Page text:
As all these recollections show, the State Village and its succeeding iterations had an impact on the community in a variety of ways. Besides providing jobs, it also provided opportunities for community volunteerism, entertainment/recreation, and more. There is little at Skillman Park to recognize the 100-year history of the three institutions that populated its grounds. We hope that over time, a more permanent memory of these institutions that played a significant role in Montgomery Township’s history will be created.
Do you have other memories of the State Village, NJNPI, or NPDC? Feel free to share them in the Comment section at the bottom of this blog.
1. The railroad spur from the Skillman Station to the Power House at the State Village was about a mile long. In the picture below, we see the Skillman Station and surrounding buildings and farmland. The picture below, taken in 1947, shows the railroad spur, which was removed in the 1950s when the Power House was converted to oil, making coal deliveries unnecessary.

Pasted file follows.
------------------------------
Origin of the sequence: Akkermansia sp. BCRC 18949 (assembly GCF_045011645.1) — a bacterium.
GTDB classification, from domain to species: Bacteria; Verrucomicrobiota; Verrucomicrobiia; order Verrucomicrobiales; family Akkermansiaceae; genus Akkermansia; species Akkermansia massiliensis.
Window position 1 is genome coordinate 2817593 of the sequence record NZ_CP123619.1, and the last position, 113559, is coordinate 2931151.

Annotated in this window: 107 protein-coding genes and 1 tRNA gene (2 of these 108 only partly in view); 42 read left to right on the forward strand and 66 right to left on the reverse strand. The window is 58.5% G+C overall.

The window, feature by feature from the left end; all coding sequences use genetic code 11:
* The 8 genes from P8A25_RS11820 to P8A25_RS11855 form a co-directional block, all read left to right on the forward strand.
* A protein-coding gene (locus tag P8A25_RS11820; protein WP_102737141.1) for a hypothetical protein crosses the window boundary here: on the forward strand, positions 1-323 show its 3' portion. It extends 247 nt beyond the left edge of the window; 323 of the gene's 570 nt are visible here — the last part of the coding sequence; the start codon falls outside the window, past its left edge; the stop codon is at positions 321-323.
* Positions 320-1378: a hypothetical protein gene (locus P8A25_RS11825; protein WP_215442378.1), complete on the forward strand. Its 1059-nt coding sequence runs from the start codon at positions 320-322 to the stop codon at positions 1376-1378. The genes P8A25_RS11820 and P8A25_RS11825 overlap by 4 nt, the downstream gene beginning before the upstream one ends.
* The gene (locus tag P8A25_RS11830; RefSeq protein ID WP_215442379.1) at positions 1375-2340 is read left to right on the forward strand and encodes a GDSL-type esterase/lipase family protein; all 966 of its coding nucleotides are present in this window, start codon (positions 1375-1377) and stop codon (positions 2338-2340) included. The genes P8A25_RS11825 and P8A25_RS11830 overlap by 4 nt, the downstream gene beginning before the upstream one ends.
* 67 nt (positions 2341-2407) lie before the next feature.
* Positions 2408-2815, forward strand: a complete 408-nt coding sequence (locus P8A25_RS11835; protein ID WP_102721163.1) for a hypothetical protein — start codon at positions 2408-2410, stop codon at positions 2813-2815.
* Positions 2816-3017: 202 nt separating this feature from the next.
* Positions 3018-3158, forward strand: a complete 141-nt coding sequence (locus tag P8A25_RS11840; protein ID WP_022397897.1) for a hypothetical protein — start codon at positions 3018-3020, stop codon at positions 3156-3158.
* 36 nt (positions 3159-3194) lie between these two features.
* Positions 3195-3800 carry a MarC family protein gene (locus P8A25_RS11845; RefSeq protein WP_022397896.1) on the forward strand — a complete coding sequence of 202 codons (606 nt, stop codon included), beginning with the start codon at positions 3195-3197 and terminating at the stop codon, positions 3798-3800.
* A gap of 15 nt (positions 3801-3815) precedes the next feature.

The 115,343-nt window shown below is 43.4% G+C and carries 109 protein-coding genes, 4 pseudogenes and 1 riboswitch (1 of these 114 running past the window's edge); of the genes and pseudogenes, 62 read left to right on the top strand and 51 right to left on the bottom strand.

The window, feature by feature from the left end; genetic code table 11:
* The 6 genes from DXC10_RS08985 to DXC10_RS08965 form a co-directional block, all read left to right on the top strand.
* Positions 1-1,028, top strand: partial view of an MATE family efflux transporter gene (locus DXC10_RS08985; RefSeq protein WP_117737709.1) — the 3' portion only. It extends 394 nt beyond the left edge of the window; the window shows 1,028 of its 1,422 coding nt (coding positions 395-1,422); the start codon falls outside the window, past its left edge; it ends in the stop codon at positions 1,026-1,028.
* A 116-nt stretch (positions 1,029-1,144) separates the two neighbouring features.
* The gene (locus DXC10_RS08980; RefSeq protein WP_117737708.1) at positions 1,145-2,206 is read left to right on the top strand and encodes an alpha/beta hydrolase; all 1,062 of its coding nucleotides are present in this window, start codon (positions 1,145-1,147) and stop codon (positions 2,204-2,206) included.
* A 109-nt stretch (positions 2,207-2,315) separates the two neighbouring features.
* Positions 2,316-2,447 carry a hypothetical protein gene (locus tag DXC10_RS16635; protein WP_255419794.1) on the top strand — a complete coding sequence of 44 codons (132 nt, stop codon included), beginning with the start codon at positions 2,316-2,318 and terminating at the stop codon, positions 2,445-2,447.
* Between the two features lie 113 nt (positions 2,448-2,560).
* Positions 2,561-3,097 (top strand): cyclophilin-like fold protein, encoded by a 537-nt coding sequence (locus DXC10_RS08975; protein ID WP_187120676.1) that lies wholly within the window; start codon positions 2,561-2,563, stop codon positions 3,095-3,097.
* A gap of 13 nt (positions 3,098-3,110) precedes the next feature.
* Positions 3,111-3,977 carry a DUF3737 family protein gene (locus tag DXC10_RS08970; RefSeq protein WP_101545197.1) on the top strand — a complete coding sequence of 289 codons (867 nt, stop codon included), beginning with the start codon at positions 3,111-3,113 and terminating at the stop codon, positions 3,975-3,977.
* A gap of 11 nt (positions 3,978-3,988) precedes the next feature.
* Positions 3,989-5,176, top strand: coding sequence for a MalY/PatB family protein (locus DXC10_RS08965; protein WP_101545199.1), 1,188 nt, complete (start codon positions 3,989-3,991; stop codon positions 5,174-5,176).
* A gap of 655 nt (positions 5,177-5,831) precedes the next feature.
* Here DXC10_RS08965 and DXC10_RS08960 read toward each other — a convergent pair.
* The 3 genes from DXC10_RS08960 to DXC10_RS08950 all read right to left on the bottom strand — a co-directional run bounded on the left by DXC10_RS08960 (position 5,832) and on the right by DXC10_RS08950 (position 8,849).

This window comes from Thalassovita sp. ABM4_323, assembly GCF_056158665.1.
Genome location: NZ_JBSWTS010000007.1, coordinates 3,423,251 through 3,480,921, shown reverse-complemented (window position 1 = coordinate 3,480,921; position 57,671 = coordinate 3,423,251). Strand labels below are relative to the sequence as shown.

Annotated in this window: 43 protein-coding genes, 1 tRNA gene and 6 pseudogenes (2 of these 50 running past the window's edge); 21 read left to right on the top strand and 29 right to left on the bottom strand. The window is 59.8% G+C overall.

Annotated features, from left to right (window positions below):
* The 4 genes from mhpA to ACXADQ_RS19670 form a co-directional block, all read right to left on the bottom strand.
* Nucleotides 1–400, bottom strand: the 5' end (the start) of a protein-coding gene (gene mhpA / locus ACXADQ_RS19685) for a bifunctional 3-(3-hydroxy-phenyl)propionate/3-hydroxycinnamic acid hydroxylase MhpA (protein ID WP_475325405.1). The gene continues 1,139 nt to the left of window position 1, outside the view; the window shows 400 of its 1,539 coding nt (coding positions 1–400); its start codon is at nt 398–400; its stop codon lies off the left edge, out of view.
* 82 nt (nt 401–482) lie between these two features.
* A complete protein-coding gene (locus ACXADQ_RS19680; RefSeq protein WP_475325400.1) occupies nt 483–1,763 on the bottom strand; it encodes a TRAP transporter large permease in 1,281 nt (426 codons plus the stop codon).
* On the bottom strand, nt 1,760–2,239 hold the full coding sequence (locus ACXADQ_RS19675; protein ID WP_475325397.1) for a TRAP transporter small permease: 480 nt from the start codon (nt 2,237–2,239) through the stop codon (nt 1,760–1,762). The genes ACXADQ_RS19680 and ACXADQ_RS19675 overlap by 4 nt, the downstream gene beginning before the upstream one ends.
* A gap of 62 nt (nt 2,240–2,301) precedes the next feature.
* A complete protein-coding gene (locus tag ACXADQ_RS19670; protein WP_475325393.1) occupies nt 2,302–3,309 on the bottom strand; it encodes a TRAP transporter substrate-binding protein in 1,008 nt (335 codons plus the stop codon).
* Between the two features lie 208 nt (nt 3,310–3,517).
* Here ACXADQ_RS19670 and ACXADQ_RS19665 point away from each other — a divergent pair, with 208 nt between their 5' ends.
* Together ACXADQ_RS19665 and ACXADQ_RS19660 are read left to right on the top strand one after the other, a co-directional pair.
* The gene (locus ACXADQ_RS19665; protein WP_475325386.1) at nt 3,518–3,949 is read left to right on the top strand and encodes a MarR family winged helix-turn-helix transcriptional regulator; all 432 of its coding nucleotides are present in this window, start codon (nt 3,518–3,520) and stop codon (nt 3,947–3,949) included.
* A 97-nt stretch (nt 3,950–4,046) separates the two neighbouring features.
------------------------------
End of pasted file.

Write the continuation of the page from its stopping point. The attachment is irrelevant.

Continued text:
2. The 1917 Manager’s Report of the State Epileptic Village notes the opening of Smalley Hall. They named it for the late Somerset County Senator, the Hon. William W. Smalley.
Information was provided by Ann Allen, Ken Chrusz, Larry May, Eric Perkins, Peggy Querec, Emma Tufano, Dick Van Zandt, and Bill Van Zandt.
Design of the State Village—Wiley Online Library
Gus Terhune (2)—Peggy Querec, Gus’s granddaughter
Institute police patch—Ken Chrusz
Railroad spur—Ken Chrusz
Copyright © 2021 by David Cochran. All rights reserved.